The historical record is full of references to nuclear weapons and nuclear power, yet I cannot find any current Glaucus projects exploring the potential of atomic and nuclear research. When I asked my superior why this is so, she merely smiled and told me to figure it out myself. I think I have, at least partly.
The first reason has to do with the shifting public opinion that occurred following some pre-War nuclear disasters. The Fukushima Daiichi nuclear disaster is an excellent example of this.
On 11 March 2011 a magnitude 9.0 earthquake struck off the coast of Japan, followed by a tsunami that slammed the country’s eastern coast, destroying communities and taking the lives of tens of thousands of people. The event led to the biggest nuclear disaster since Chernobyl in 1986. It also exposed serious failures in the Japanese system for ensuring the safety of nuclear reactors.
The earthquake caused the loss of external power at the Fukushima Daiichi nuclear power plant, a site with six reactors. The subsequent tsunami flooded the plant’s back-up diesel generators, causing complete loss of power and leading to a failure of the cooling systems. Due to the lack of cooling, the nuclear fuel was damaged and melted in reactors #1, #2 and #3. The build-up of hydrogen gas due to the damaged fuel resulted in hydrogen explosions in these three units and damaged the containment structure in reactor #4.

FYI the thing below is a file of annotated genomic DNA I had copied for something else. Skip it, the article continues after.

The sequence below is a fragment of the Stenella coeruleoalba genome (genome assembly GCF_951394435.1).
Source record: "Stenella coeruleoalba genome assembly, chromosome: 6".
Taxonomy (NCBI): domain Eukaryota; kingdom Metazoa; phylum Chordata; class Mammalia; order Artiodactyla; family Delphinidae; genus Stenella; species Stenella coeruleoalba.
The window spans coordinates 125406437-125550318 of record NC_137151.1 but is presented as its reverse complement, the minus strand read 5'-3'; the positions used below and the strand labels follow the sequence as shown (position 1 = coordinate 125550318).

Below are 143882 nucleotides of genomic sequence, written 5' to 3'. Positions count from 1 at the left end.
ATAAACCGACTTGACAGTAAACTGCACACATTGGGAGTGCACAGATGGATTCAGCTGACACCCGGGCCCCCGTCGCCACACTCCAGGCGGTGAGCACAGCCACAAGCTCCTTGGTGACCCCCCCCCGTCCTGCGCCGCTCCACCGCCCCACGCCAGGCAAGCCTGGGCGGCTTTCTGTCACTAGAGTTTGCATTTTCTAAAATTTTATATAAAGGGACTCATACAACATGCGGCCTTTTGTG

Outside Japan, the effects of the disaster were felt around the world. Many nations re-evaluated the ability of their own nuclear reactors to withstand natural disasters. Germany has shut down some of its reactors and has vowed to abandon nuclear energy entirely.
The Fukushima disaster raised serious questions about the myth of nuclear safety. In Japan, it revealed considerable corruption in the nuclear power sector, including efforts to mislead the public, as well as repeated examples of cronyism between power companies and the government agencies that regulate them.
Public support for nuclear power in Japan has largely eroded. Currently, over 90% of Japan’s 54 reactors are offline. All could by offline by May 2012, if none is restarted. Many local government officials have said they will not grant approval for restarting reactors. Contrary to the cries of the nuclear industry, there have been no significant problems with the electricity supply, and Japan has shown that it can survive without nuclear power.
– Fukushima Nuclear Crisis, February 2012, Greenpeace.
Even before the War and the horrible effects of nuclear weapons, nuclear power had already become anathema. All of the European Union soon followed Germany’s lead, disavowing nuclear power and research. In the course of a few years the rest of the world followed suit, until only the United States, Russia, China and a few countries trying to prove themselves, like North Korea and Pakistan, had active nuclear programs. Even then, rallies and protests against their nuclear power plants were widespread. There was even an attempted bombing of the Palo Verde Nuclear Generating Station in the state of Arizona in the US. Sadly, the taboo against nuclear energy would not be enough to prevent the use of nuclear weaponry that caused the Long Winter.
I now understand why nuclear research stopped. I do not understand why Glaucus has never undertaken any research on nuclear energy. I can’t even find reference to any projects to clean up residual radiation in the environment, yet it is almost common knowledge that one of Minerva’s first missions was to clean the air and water around the base of radioactive particles to permit farming. Instead, I find a suspicious absence of any entry mentioning nuclear energy. Interesting. I shall have to investigate this further.